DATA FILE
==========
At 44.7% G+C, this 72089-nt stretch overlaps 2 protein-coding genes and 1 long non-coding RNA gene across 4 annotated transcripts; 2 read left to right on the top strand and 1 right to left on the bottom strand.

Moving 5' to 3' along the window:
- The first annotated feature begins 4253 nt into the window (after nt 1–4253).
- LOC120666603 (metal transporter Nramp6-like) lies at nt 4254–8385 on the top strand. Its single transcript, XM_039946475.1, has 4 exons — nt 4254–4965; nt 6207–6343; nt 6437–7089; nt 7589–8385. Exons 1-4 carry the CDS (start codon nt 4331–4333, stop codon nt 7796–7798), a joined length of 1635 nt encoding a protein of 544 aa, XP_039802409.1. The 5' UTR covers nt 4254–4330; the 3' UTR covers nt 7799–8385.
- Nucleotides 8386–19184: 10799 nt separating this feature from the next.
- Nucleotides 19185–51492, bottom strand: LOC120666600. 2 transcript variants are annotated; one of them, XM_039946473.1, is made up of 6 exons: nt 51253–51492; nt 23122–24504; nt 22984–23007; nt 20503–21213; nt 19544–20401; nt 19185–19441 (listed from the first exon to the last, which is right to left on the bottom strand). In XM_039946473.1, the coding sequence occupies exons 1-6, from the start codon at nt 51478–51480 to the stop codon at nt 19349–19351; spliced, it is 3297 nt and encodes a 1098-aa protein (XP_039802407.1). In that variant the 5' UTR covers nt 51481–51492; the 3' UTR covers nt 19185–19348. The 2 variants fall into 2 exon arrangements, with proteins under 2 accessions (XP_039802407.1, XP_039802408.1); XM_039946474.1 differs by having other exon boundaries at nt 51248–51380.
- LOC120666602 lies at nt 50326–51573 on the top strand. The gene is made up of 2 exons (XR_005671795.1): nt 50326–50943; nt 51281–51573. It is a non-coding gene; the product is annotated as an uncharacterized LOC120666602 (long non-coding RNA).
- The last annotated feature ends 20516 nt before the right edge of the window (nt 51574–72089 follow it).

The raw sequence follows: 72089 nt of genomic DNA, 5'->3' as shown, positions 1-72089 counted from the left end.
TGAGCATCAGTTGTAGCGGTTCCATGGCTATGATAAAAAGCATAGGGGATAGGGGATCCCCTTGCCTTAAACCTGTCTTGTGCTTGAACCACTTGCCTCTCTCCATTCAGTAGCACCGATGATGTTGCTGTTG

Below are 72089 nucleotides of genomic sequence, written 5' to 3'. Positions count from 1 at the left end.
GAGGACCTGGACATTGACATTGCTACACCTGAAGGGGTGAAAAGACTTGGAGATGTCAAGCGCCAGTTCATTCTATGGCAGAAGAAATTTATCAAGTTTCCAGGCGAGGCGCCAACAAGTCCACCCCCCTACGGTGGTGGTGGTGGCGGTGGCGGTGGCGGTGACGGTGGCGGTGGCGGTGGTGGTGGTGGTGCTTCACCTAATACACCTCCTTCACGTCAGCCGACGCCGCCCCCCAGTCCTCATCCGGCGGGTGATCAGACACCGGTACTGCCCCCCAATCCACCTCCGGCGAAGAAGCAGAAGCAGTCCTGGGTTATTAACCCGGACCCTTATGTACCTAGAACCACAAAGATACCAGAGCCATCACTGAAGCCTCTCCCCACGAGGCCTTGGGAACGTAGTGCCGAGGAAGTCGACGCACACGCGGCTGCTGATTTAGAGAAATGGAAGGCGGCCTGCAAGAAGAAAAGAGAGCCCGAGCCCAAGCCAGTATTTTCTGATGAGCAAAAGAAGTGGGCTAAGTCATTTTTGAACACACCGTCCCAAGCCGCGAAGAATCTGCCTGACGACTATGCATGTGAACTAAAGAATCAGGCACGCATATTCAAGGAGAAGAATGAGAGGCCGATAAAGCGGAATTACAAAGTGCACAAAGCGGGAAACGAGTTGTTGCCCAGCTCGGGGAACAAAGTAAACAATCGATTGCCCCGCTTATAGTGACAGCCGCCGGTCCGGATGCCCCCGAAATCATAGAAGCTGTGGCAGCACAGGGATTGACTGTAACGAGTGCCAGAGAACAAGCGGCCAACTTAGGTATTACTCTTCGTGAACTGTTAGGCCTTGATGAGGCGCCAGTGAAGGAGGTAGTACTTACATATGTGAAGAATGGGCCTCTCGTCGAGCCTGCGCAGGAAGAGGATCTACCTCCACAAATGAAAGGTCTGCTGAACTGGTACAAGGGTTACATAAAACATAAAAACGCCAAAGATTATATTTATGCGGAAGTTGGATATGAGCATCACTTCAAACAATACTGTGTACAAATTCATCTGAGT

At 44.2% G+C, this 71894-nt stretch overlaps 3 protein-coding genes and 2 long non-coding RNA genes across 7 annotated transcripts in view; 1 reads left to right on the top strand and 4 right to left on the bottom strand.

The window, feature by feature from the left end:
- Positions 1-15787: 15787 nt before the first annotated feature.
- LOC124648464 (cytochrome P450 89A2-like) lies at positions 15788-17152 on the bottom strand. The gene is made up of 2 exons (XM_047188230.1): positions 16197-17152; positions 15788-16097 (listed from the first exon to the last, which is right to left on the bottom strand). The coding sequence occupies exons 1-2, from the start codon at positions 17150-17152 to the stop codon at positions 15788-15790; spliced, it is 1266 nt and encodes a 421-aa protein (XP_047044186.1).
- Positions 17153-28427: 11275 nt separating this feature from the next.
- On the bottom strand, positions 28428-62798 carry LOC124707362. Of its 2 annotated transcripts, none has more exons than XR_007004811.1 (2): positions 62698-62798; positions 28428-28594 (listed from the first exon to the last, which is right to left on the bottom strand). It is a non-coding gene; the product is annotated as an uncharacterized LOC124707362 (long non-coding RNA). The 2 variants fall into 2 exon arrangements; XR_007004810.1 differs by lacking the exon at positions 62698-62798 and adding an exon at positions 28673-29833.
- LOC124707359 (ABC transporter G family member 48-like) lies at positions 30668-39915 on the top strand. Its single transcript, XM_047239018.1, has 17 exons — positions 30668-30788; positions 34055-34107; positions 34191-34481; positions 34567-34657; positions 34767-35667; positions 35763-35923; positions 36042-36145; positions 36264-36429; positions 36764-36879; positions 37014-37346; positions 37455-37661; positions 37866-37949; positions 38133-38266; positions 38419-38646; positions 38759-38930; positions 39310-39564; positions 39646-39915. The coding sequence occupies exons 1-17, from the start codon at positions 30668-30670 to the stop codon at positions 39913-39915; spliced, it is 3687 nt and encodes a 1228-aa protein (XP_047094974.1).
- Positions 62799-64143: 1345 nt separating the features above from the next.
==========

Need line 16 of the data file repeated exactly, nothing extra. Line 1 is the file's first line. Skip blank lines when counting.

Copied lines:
- LOC124648464 (cytochrome P450 89A2-like) lies at positions 15788-17152 on the bottom strand. The gene is made up of 2 exons (XM_047188230.1): positions 16197-17152; positions 15788-16097 (listed from the first exon to the last, which is right to left on the bottom strand). The coding sequence occupies exons 1-2, from the start codon at positions 17150-17152 to the stop codon at positions 15788-15790; spliced, it is 1266 nt and encodes a 421-aa protein (XP_047044186.1).